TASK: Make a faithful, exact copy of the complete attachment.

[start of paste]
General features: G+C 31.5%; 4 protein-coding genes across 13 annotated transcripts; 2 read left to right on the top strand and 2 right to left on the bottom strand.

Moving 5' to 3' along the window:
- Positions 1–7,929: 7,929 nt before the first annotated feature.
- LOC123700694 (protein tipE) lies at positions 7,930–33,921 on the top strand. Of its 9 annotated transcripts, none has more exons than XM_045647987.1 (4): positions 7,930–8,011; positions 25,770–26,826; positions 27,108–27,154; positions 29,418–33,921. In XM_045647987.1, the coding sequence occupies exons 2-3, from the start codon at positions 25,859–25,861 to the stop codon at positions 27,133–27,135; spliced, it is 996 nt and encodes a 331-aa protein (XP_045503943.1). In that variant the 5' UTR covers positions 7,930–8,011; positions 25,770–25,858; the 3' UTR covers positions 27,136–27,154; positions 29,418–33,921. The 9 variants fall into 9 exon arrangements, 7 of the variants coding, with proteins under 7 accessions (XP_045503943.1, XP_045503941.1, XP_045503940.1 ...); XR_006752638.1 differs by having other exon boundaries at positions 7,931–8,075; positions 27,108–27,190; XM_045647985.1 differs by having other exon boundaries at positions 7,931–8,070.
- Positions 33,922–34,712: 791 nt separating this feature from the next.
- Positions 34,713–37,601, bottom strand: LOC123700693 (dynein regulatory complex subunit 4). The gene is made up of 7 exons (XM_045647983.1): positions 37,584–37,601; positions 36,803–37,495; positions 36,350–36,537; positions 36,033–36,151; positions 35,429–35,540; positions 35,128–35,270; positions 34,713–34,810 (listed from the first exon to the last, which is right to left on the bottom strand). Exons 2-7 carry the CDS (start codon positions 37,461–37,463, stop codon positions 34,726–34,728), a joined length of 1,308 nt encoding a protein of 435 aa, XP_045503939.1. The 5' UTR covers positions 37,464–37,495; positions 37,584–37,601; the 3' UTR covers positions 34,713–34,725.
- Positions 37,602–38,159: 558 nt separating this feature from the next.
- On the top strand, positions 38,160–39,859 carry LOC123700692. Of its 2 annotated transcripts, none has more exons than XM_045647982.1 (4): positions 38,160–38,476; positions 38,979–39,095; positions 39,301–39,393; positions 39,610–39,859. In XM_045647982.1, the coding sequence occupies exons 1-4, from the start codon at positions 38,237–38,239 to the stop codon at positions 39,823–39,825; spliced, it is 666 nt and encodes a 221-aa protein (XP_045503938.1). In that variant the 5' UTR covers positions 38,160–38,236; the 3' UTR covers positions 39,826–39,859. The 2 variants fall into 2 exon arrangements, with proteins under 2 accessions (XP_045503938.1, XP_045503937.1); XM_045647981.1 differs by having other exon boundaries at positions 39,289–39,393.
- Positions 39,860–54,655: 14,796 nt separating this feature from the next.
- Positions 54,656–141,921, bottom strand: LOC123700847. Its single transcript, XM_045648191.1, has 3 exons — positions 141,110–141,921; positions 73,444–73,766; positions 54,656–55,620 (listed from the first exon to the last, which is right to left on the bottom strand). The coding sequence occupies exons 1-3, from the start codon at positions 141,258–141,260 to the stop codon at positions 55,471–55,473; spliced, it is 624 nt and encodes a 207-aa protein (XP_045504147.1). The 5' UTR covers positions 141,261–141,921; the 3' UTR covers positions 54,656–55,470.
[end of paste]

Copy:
General features: G+C 31.5%; 4 protein-coding genes across 13 annotated transcripts; 2 read left to right on the top strand and 2 right to left on the bottom strand.

Moving 5' to 3' along the window:
- Positions 1–7,929: 7,929 nt before the first annotated feature.
- LOC123700694 (protein tipE) lies at positions 7,930–33,921 on the top strand. Of its 9 annotated transcripts, none has more exons than XM_045647987.1 (4): positions 7,930–8,011; positions 25,770–26,826; positions 27,108–27,154; positions 29,418–33,921. In XM_045647987.1, the coding sequence occupies exons 2-3, from the start codon at positions 25,859–25,861 to the stop codon at positions 27,133–27,135; spliced, it is 996 nt and encodes a 331-aa protein (XP_045503943.1). In that variant the 5' UTR covers positions 7,930–8,011; positions 25,770–25,858; the 3' UTR covers positions 27,136–27,154; positions 29,418–33,921. The 9 variants fall into 9 exon arrangements, 7 of the variants coding, with proteins under 7 accessions (XP_045503943.1, XP_045503941.1, XP_045503940.1 ...); XR_006752638.1 differs by having other exon boundaries at positions 7,931–8,075; positions 27,108–27,190; XM_045647985.1 differs by having other exon boundaries at positions 7,931–8,070.
- Positions 33,922–34,712: 791 nt separating this feature from the next.
- Positions 34,713–37,601, bottom strand: LOC123700693 (dynein regulatory complex subunit 4). The gene is made up of 7 exons (XM_045647983.1): positions 37,584–37,601; positions 36,803–37,495; positions 36,350–36,537; positions 36,033–36,151; positions 35,429–35,540; positions 35,128–35,270; positions 34,713–34,810 (listed from the first exon to the last, which is right to left on the bottom strand). Exons 2-7 carry the CDS (start codon positions 37,461–37,463, stop codon positions 34,726–34,728), a joined length of 1,308 nt encoding a protein of 435 aa, XP_045503939.1. The 5' UTR covers positions 37,464–37,495; positions 37,584–37,601; the 3' UTR covers positions 34,713–34,725.
- Positions 37,602–38,159: 558 nt separating this feature from the next.
- On the top strand, positions 38,160–39,859 carry LOC123700692. Of its 2 annotated transcripts, none has more exons than XM_045647982.1 (4): positions 38,160–38,476; positions 38,979–39,095; positions 39,301–39,393; positions 39,610–39,859. In XM_045647982.1, the coding sequence occupies exons 1-4, from the start codon at positions 38,237–38,239 to the stop codon at positions 39,823–39,825; spliced, it is 666 nt and encodes a 221-aa protein (XP_045503938.1). In that variant the 5' UTR covers positions 38,160–38,236; the 3' UTR covers positions 39,826–39,859. The 2 variants fall into 2 exon arrangements, with proteins under 2 accessions (XP_045503938.1, XP_045503937.1); XM_045647981.1 differs by having other exon boundaries at positions 39,289–39,393.
- Positions 39,860–54,655: 14,796 nt separating this feature from the next.
- Positions 54,656–141,921, bottom strand: LOC123700847. Its single transcript, XM_045648191.1, has 3 exons — positions 141,110–141,921; positions 73,444–73,766; positions 54,656–55,620 (listed from the first exon to the last, which is right to left on the bottom strand). The coding sequence occupies exons 1-3, from the start codon at positions 141,258–141,260 to the stop codon at positions 55,471–55,473; spliced, it is 624 nt and encodes a 207-aa protein (XP_045504147.1). The 5' UTR covers positions 141,261–141,921; the 3' UTR covers positions 54,656–55,470.